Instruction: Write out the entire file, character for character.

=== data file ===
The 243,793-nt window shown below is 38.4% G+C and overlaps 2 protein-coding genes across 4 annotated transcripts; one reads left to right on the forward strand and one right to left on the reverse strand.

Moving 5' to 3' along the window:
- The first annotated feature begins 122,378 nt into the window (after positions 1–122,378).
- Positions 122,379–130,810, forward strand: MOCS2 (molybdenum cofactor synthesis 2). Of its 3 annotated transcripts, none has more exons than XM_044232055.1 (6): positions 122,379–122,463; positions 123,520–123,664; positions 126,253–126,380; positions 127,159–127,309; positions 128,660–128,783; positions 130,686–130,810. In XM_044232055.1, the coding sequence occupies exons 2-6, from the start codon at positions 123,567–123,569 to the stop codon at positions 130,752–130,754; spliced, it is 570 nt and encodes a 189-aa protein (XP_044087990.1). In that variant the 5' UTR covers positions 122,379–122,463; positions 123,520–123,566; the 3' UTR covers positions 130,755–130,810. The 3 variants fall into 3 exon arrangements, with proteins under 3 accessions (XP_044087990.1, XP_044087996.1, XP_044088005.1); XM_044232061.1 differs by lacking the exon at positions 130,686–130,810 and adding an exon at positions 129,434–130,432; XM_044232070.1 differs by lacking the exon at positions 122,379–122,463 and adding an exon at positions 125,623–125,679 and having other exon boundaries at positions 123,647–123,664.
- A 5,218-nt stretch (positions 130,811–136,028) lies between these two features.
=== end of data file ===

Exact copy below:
The 243,793-nt window shown below is 38.4% G+C and overlaps 2 protein-coding genes across 4 annotated transcripts; one reads left to right on the forward strand and one right to left on the reverse strand.

Moving 5' to 3' along the window:
- The first annotated feature begins 122,378 nt into the window (after positions 1–122,378).
- Positions 122,379–130,810, forward strand: MOCS2 (molybdenum cofactor synthesis 2). Of its 3 annotated transcripts, none has more exons than XM_044232055.1 (6): positions 122,379–122,463; positions 123,520–123,664; positions 126,253–126,380; positions 127,159–127,309; positions 128,660–128,783; positions 130,686–130,810. In XM_044232055.1, the coding sequence occupies exons 2-6, from the start codon at positions 123,567–123,569 to the stop codon at positions 130,752–130,754; spliced, it is 570 nt and encodes a 189-aa protein (XP_044087990.1). In that variant the 5' UTR covers positions 122,379–122,463; positions 123,520–123,566; the 3' UTR covers positions 130,755–130,810. The 3 variants fall into 3 exon arrangements, with proteins under 3 accessions (XP_044087990.1, XP_044087996.1, XP_044088005.1); XM_044232061.1 differs by lacking the exon at positions 130,686–130,810 and adding an exon at positions 129,434–130,432; XM_044232070.1 differs by lacking the exon at positions 122,379–122,463 and adding an exon at positions 125,623–125,679 and having other exon boundaries at positions 123,647–123,664.
- A 5,218-nt stretch (positions 130,811–136,028) lies between these two features.